Have you ever looked at a great website and analyzed what exactly is on it?
I want to spend some time with you analyzing just what makes a great website great, specifically I want to talk about the about the extra pieces, besides the general writing, that make up a successful website.
One such “extra piece” is the use of videos. Not everyone likes to read so if you give your visual visitors something to look at, such as How To videos or a tour of your neighborhood, they’re more likely to stay around and see what you’re about.
Another essential item for a website’s success is testimonials. If you have happy clients, put their letters or emails on your site. Potential clients like to know that others have gone before them and are happy with what you provide. The testimonials can also be videos if you have people who prefer to do it that way.
Another very important element, besides the written words (also known as content), is the use of graphics. I’m talking about eye-pleasing photos, charts, and clip art pictures that draw focus, make the web page interesting, and break up what would be considered a lot of text.
This next one is simple, yet so many websites overlook it – contact information. There is nothing more frustrating than looking all over a website and not finding a way to contact the site owner. Too often we make a visitor search for the Contact Me page instead of making that info readily available. On every page of the website there should be an address, phone number, and email address. This is crucial to good customer service, and it makes a site look more legitimate and less suspicious.
Now that I have talked about what makes a website great, let’s talk about why some websites suck!
You might think it’s enough just to have a website up and that it doesn’t have to be perfect. After all, it’s not your specialty and you’ve got LOTS of other stuff to do.
You’re right, it doesn’t have to be perfect. But it shouldn’t suck. Here’s a list of what makes for a website failure. Hopefully you’re not making these mistakes too.
* Too many ads. This is a turnoff to anyone who stops by. They’re not necessarily there to buy and even if they are they don’t want it forced down their throats.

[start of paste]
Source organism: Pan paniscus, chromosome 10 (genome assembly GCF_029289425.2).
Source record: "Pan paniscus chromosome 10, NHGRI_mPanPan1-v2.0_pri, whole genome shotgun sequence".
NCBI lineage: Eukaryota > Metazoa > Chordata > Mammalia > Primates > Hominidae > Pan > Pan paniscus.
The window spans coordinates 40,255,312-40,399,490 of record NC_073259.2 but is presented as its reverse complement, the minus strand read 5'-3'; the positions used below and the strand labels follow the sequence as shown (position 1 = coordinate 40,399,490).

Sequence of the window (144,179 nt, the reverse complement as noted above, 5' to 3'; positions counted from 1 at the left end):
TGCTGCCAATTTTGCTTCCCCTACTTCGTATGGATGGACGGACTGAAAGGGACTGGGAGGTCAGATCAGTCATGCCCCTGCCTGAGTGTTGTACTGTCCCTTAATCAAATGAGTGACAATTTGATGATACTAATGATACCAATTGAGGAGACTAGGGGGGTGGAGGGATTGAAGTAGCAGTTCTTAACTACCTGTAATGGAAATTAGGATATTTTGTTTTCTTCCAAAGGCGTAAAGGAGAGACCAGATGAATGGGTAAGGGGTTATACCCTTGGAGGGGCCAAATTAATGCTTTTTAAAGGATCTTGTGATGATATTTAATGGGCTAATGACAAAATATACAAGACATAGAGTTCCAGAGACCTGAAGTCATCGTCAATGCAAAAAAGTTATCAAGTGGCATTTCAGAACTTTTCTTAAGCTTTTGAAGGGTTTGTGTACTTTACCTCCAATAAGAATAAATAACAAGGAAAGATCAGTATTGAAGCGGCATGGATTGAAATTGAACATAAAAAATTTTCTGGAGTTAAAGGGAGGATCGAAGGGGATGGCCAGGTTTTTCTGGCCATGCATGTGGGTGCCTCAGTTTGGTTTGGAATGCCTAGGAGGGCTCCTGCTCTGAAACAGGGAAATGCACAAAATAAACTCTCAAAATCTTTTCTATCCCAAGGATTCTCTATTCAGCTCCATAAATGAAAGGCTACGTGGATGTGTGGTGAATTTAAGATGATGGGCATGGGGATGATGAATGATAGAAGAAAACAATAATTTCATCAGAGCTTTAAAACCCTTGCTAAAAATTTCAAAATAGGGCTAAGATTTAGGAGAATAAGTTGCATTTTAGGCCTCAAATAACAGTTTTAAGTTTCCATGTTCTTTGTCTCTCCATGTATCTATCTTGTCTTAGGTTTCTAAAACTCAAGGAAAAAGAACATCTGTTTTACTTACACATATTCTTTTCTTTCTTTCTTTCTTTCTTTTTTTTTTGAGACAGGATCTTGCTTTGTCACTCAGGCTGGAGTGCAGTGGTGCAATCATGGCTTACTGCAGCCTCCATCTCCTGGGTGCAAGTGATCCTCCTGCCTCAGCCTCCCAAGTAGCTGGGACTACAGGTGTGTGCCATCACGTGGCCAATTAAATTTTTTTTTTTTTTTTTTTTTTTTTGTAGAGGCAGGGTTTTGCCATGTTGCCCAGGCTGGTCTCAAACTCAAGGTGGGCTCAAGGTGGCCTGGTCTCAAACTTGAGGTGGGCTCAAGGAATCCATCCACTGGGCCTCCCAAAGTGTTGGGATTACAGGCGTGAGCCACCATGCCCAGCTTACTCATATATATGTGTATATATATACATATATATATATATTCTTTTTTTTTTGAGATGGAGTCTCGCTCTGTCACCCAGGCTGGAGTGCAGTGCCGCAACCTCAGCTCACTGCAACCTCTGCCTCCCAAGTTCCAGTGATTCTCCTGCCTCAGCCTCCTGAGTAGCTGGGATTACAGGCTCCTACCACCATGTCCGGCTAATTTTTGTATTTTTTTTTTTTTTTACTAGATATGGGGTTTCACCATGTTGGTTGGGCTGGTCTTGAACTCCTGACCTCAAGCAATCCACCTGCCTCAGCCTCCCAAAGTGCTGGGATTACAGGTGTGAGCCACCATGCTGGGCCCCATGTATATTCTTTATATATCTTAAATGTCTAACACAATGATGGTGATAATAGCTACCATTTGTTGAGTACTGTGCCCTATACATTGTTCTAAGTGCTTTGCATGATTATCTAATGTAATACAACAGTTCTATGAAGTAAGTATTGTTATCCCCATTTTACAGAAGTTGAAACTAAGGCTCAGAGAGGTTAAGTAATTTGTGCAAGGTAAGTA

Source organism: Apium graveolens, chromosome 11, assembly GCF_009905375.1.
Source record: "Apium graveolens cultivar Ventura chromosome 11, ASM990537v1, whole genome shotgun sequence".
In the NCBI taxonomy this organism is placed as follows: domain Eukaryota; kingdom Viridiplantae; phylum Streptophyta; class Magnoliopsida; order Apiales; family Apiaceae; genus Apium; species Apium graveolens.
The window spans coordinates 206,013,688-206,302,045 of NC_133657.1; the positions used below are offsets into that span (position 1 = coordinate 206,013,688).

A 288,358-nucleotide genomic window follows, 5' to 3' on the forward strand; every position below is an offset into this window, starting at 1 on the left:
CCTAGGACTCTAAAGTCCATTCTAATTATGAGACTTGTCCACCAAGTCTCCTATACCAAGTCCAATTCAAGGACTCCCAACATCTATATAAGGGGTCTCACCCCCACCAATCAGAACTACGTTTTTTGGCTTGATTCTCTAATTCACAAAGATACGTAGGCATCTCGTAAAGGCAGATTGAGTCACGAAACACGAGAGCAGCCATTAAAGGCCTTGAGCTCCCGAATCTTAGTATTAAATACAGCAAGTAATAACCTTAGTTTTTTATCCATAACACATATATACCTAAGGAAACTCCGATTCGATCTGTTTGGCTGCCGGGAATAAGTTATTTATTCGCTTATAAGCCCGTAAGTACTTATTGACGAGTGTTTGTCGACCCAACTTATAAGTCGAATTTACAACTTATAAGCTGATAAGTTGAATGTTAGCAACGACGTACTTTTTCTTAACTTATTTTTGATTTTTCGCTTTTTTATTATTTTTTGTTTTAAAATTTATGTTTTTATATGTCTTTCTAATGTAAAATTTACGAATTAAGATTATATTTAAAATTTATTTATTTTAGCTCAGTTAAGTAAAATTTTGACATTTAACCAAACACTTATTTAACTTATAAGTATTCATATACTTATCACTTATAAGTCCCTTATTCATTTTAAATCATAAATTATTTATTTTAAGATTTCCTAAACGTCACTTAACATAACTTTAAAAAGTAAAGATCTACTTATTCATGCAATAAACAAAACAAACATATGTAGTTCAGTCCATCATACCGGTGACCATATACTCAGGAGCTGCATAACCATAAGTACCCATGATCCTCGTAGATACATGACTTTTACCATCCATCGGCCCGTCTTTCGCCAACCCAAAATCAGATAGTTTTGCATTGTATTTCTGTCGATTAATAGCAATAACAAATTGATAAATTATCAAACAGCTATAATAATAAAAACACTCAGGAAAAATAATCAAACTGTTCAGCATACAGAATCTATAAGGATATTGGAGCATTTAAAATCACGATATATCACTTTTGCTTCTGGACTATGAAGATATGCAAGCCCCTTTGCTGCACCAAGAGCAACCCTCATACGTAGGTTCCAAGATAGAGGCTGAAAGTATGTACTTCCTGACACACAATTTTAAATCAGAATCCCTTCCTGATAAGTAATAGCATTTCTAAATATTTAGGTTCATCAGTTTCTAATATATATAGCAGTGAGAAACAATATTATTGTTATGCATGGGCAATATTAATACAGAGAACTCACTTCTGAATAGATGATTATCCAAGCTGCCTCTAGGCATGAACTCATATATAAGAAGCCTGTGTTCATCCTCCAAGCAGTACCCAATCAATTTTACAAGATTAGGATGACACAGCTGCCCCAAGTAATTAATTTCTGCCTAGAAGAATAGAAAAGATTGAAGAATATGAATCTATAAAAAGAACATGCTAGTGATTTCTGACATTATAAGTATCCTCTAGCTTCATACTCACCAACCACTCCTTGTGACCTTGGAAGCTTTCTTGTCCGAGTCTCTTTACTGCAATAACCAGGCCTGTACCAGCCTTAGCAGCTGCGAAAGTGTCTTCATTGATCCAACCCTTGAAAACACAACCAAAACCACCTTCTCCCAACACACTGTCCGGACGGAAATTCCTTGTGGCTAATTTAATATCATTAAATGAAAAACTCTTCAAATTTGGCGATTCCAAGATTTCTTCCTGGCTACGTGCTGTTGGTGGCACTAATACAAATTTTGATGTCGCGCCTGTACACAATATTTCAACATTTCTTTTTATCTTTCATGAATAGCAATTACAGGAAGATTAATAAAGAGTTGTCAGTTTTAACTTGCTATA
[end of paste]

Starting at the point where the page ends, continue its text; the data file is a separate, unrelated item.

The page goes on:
* Confusing site navigation. If people arrive on your site and they can’t find what they’re looking for easily, they’ll quickly leave.
* Similarly, there is no clear call to action. Does your content/information conclude with asking them to take action, like buy or click on another page?
* Amateurish website. Graphics that look like you did them yourself (no offense), content that’s not aligned and goes off the page, photos that cause some pages to be too wide, etc.
* Not enough content, or content that’s lacking in value. Too many pictures and not enough words not only annoys your visitors but doesn’t help your website’s search engine rankings.
So to wrap up, please take a few moments to mentally go through a checklist of your site to see where you win and where you lose!
Here’s a reality check, or checklist, regarding your website. You can mentally tick a Yes or No to each of these…
__ I have a website that perfectly showcases what my business is.
The face of your website is the face of your business. It should reflect what your business is and does, and what your values are. This is important to remember as more and more people search via the Internet.
__ My website has professional graphics and design and looks beautiful.
Image is important. It doesn’t have to be all slick and over-the-top but it should be professional enough to be engaging and evoke trust.
__ New people are visiting my site every day.
People, aka traffic, are important to your business. Get that traffic through various marketing methods.
__ I look at my site’s stats and know where my customers are coming from.
Knowing how people are finding your site means you can beef up the weak areas or put extra time and resources in the strong areas.
__ I use social media and there are links on my site.
At the very least you’ll want to consider getting on Twitter and putting up a Facebook fan page.
__ I collect names and email addresses of my site visitors so I can market to them down the line.
This is huge! Offer something people want in exchange for their email address and you’ll have a targeted list of people who are interested in what you have to offer.
__ Other websites have links to my site.
This is called back linking and it helps your site get higher up in the search rankings. The better your site sits in Google, the more traffic you get.
Don’t feel bad if you marked many of these No. You’re not alone. But you can turn that around and make these all Yeses and get ahead of your competitors. I’m here to answer your questions. 🙂